Florida Gov. Ron DeSantis files emergency appeal on school mask mandates

Florida Gov. Ron DeSantis files emergency appeal on school mask mandates


DeSantis’ lawyers argue they “have a high likelihood of success on appeal. Therefore, the trial court abused its discretion in vacating the automatic stay, and this Court should reinstate the stay pending review,” according to a court document.

DeSantis’ attorneys filed the motion to reinstate the stay Wednesday evening, after Second Circuit Judge John Cooper ruled against DeSantis, lifting an automatic stay triggered by the governor’s appeal and allowing Florida schools to institute mask mandates while the case is appealed at a higher level.
The news comes amid showdowns between the state and some local school districts that have insisted on requiring students to wear masks as Covid-19 infections surge.
Two weeks ago, Cooper ruled that DeSantis had overreached when he issued an executive order in late July directing the Florida Department of Education and the Florida Department of Health to issue emergency rules giving parents a choice on whether their children should wear masks in class. The state threatened to withhold funding from districts that violated the order and required masks, but 13 Florida school districts have implemented mask mandates without a parental opt-out in defiance of the governor.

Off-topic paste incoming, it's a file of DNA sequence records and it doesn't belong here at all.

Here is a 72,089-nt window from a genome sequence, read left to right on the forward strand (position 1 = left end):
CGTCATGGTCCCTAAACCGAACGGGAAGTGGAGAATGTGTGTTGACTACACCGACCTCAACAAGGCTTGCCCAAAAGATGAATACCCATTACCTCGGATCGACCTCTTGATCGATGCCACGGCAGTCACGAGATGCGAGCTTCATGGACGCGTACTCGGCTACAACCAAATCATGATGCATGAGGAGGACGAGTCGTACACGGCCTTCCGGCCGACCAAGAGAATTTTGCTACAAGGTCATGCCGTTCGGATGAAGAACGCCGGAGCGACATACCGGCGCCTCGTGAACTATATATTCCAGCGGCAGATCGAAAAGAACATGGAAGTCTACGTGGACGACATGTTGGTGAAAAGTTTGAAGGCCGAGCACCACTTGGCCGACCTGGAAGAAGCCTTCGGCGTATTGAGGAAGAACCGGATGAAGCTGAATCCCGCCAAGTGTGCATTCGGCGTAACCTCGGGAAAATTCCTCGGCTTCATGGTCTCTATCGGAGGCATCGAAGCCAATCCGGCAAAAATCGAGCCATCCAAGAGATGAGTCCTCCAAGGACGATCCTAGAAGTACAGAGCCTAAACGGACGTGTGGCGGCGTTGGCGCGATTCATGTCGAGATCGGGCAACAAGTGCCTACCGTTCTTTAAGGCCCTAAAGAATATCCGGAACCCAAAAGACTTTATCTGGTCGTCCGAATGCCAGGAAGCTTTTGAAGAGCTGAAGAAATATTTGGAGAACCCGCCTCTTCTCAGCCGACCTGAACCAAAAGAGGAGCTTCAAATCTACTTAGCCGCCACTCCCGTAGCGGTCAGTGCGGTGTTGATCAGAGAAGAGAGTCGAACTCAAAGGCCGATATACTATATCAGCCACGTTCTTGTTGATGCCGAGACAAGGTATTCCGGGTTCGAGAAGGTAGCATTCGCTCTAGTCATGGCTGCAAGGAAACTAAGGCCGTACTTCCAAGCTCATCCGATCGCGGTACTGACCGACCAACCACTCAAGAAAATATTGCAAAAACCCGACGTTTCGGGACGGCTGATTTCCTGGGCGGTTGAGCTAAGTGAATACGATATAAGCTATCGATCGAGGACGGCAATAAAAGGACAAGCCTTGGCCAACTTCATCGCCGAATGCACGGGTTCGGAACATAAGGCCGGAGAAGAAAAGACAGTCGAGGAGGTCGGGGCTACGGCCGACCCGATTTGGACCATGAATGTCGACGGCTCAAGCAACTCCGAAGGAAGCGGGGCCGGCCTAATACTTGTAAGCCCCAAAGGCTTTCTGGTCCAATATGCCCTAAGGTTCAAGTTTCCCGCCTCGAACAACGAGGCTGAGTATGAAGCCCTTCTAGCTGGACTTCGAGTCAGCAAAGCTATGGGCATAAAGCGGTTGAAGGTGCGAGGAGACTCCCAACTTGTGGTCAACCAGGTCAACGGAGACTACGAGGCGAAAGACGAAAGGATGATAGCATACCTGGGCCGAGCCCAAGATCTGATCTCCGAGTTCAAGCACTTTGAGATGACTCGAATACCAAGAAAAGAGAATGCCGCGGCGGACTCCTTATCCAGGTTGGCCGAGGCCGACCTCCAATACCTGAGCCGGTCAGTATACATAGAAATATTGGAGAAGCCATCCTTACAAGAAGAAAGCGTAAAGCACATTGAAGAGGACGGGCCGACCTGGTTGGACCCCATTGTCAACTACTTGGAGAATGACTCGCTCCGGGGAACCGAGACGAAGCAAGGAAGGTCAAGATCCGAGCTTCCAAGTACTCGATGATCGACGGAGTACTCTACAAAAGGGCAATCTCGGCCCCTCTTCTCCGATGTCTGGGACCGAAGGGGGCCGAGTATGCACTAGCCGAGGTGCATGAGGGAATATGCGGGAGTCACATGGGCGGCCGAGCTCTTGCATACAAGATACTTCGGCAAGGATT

DeSantis appealed that ruling, leading to an immediate pause on school mask mandates until Cooper’s decision Wednesday, when he wrote, “It’s undisputed that in Florida we are in the midst of a Covid pandemic. Based on the evidence I’ve heard, there’s no harm to the state if the stay is set aside.”

In their motion, attorneys for the governor argued Wednesday that Cooper’s ruling was wrong, as was his reasoning for lifting the stay on mask mandates.

“Presently, there are no active policies in any school district that prohibit students from wearing masks. All of Appellees’ children remain free to wear masks. Maintaining the automatic stay will not prohibit Appellees from masking their children,” the lawyers argued in the 41-page motion.

Attorneys for the parents suing the state have until Thursday night to file their response to the motion.

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